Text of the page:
4.  Couples as Inquiry 

In this course, marriage, infidelity, dating, and intimacy will be considered through reflection and discussion. The course will utilize attachment literature and theory and activities (e.g., eye-gazing, media depictions) and discussions of the issues associated with bonding, flirting, trust, romance, conflict, power, abuse, vulnerability, gender roles, etc. Same-sex couples, and other structures such as open arrangements and infidelity, will be discussed. Some discussion of emotionally focused therapy principles, the Gottman method, nonviolent communication skills, and cross-cultural frameworks will be addressed. The life cycle of a couple will also be explored. Skills for application will be honed further in the last semester in the coaching skills series.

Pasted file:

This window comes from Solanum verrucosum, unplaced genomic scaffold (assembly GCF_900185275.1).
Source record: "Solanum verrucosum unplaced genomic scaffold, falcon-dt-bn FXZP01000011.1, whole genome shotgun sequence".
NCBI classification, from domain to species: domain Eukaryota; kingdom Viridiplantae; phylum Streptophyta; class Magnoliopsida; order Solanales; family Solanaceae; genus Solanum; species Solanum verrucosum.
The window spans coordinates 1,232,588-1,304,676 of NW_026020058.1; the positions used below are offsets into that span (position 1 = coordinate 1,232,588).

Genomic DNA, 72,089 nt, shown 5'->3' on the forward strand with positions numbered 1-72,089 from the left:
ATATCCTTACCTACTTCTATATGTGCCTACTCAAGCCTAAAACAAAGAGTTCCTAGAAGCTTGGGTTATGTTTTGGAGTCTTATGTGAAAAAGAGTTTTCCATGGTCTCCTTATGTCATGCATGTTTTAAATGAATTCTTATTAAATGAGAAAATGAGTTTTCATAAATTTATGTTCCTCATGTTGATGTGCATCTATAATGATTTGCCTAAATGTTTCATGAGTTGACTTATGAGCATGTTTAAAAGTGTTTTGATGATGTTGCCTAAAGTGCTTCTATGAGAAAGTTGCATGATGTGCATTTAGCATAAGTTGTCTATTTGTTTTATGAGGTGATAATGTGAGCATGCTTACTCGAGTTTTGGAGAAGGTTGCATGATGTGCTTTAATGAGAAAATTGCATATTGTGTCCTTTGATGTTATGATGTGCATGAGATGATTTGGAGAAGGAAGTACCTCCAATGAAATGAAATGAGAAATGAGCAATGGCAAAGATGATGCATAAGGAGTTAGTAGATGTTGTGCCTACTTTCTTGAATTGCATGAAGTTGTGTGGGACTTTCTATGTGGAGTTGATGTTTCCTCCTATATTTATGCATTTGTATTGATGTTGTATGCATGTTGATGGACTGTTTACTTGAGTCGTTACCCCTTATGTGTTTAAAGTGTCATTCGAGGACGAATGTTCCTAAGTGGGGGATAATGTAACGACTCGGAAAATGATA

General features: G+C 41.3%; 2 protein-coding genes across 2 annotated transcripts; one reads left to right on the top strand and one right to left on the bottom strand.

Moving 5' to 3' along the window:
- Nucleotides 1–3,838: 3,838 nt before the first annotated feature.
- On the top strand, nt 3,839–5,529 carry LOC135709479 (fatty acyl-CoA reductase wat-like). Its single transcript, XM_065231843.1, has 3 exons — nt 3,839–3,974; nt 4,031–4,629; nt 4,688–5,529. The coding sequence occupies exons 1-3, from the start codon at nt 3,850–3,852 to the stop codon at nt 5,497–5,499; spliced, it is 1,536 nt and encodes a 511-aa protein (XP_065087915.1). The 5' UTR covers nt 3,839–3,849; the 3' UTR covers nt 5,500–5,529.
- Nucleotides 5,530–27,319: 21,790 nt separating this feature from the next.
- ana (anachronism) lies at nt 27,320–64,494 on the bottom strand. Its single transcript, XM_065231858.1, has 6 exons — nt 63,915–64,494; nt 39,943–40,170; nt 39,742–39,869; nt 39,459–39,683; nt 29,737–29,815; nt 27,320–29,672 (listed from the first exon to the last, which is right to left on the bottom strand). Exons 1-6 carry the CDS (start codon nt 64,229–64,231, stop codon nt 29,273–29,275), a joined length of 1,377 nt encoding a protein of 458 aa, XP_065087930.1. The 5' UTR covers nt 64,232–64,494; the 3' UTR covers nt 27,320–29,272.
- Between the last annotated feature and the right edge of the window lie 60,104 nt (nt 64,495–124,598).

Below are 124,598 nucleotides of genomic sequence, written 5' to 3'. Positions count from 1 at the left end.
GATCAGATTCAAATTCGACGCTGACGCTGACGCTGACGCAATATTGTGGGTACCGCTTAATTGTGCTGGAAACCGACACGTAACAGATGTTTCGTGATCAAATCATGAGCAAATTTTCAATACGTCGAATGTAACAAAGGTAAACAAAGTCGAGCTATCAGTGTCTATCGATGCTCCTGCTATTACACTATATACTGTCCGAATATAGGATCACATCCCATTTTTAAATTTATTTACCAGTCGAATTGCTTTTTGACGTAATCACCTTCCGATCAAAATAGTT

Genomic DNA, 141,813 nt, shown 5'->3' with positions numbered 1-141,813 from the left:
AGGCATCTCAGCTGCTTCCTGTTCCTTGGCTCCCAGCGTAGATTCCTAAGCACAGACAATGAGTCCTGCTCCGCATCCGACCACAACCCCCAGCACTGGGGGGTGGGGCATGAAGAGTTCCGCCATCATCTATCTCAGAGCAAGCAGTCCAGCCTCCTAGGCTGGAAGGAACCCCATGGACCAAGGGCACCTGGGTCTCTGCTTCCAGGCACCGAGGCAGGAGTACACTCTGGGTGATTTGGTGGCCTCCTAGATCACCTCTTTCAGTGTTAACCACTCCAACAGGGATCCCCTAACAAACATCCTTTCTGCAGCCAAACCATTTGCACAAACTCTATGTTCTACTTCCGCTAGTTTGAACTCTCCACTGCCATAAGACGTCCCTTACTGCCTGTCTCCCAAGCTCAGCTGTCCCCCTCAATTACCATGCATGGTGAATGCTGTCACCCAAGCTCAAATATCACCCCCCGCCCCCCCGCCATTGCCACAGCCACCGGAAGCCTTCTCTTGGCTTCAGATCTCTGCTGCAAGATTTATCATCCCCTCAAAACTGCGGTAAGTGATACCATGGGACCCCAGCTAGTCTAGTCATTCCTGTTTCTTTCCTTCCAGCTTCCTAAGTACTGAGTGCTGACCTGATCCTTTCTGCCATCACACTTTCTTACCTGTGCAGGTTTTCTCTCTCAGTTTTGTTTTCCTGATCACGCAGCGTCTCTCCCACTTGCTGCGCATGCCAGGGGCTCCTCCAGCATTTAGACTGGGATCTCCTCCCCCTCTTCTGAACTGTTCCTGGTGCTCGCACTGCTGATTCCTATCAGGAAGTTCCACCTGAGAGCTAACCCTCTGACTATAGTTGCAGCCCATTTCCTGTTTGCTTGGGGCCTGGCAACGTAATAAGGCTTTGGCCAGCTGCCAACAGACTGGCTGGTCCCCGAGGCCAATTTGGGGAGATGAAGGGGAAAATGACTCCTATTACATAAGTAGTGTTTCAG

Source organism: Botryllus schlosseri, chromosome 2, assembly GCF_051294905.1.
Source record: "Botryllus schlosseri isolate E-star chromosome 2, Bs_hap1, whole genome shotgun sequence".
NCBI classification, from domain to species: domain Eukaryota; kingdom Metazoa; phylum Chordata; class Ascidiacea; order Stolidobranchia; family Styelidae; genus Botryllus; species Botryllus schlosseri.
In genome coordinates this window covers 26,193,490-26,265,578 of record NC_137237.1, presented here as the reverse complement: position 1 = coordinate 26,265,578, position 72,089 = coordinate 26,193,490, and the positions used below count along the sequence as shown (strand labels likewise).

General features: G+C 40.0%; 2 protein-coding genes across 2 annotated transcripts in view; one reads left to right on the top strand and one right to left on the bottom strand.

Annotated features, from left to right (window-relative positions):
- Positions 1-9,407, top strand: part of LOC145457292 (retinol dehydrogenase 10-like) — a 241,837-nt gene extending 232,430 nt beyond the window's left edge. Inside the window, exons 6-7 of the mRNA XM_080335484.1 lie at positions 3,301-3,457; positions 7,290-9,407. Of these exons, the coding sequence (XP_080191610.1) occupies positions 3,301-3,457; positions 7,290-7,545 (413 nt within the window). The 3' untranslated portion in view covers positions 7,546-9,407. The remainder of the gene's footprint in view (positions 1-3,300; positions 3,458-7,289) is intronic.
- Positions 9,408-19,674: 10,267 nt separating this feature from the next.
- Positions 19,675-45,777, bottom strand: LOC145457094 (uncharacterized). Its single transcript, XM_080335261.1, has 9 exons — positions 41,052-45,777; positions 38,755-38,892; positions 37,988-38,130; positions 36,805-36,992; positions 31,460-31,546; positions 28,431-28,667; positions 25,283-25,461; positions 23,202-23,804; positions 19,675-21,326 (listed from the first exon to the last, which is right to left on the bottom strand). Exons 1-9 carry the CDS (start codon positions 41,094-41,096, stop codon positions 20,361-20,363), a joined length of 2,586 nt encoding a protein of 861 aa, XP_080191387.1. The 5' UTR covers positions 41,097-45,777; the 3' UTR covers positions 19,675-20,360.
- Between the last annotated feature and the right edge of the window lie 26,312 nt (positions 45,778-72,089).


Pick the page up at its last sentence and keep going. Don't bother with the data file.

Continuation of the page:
Semester 3 

  1. Trauma

Trauma-informed perspectives, including theories of intergenerational trauma and how trauma impacts well-being, will be presented. This course is dedicated to considering skills for self-care as a coach and building capacity for big feelings and experiences in working as a coach. This will also help to ground coaches in understanding how trauma may impact their clients and how to navigate these experiences. Practical skills will be offered, including emotion regulation, mindfulness, distress tolerance, and interpersonal effectiveness. Consideration of referrals for trauma and ethical scope of practice issues will be discussed. 

  1. Sexuality

This course will provide a bio-psychosocial perspective on sexuality, including medically accurate and research-based information about sexual behavior, desires, orientations, and practices. This course is helpful to those in particular who will be working with families, couples, and individuals for whom intimacy and sexual issues may be of concern.  

Semester 4 

  1. Ethical Practice